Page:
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Costa Rica may get gay marriage after legislature's 'accidental' vote

The Costa Rican legislature passed a bill this week that appears to legalize same-sex civil unions – although it might have been an accident. 

Some lawmakers didn't realize until a day after Monday's vote that the language in a bill regarding young people may have offered a path to legalized same-sex marriage by expanding social rights for gay people and extending benefits to same-sex unions, according to the Tico Times, an English news website in San Jose

The bill had previously defined marriage as a union between a man and a woman, until a liberal lawmaker wrote into the bill new marriage language that extends “the right to recognition without discrimination contrary to human dignity.”

José María Villalta, a member of the leftist Broad Front Party who wrote the controversial language into the bill, said lawmakers simply didn't pay attention to the most up-to-date version before approving it, Tico Times reported.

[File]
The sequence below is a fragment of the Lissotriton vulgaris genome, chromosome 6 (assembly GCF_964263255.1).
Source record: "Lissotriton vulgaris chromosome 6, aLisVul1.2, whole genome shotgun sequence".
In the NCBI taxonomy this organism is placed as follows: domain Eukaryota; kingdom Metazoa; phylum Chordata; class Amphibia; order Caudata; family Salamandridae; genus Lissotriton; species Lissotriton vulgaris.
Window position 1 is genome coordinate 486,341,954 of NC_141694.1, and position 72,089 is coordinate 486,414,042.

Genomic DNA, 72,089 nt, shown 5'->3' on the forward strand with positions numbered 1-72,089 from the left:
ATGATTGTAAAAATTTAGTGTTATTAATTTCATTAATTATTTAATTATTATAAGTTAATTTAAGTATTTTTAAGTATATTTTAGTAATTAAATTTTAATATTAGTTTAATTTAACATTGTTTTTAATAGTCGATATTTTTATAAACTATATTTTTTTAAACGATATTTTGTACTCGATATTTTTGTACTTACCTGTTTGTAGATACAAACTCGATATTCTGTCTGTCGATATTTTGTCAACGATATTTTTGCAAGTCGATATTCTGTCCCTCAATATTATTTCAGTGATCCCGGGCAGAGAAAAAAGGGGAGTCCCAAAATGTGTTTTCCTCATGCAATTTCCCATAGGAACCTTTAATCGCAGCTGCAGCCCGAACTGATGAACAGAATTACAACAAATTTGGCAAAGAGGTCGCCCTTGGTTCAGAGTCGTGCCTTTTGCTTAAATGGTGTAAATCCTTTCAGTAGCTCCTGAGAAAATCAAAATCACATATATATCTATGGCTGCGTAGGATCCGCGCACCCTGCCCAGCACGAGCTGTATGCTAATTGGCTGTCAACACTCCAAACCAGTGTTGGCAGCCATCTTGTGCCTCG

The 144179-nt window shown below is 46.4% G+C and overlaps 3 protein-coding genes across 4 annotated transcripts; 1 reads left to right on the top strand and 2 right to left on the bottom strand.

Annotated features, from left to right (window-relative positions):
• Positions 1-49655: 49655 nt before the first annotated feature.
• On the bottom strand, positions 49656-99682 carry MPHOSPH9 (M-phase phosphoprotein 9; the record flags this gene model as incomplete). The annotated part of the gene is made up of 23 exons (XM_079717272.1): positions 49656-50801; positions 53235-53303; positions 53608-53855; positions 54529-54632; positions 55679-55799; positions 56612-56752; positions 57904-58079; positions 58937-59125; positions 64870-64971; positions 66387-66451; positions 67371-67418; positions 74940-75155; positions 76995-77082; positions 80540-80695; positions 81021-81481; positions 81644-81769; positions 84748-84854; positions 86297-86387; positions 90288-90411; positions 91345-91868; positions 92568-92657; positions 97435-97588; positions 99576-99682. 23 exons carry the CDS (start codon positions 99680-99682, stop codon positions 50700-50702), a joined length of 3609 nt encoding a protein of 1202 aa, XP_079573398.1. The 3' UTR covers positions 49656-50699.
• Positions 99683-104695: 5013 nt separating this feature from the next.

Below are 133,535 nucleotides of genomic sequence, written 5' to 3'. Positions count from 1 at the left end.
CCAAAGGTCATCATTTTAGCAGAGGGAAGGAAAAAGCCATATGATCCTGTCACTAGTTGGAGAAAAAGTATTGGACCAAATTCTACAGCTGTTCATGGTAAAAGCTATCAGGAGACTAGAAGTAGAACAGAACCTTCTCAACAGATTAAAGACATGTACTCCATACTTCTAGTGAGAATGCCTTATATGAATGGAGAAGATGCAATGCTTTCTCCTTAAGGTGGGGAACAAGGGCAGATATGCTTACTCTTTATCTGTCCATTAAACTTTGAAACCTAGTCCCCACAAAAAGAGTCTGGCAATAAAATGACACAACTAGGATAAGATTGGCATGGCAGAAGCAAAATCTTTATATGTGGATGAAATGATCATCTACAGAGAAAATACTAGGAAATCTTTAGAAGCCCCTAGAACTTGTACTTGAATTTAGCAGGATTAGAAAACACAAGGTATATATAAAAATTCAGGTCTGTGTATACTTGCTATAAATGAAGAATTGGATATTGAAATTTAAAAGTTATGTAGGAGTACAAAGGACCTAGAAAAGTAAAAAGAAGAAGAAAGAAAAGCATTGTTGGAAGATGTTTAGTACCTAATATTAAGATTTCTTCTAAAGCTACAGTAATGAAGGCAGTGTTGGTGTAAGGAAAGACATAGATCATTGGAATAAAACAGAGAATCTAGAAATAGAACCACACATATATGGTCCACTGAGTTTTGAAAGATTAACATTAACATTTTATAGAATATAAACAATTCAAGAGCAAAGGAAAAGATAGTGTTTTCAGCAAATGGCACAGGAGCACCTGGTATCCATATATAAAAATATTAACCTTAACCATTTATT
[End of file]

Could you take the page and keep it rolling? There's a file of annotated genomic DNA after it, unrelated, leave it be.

"During the discussion in the first debate, we explained that the Law of Young People should be interpreted with this sense of opening to gays and no one objected." 

Costa Rican President Laura Chinchilla signed the bill into law Thursday, over the protests of conservatives who had called for her to veto it. Though an ardent supporter of traditional marriage in the past, Chinchilla told local reporters earlier this week she wouldn't oppose a court ruling legalizing same-sex marriage, the Tico Times reported. 

"We understand that the debate is over how some interpret the law and this alone is not sufficient for the executive to veto the law," Chinchilla said.

In Latin America, gay marriage is already legal in Argentina, Mexico City and some states of Brazil, and civil unions are allowed in Ecuador and Uruguay.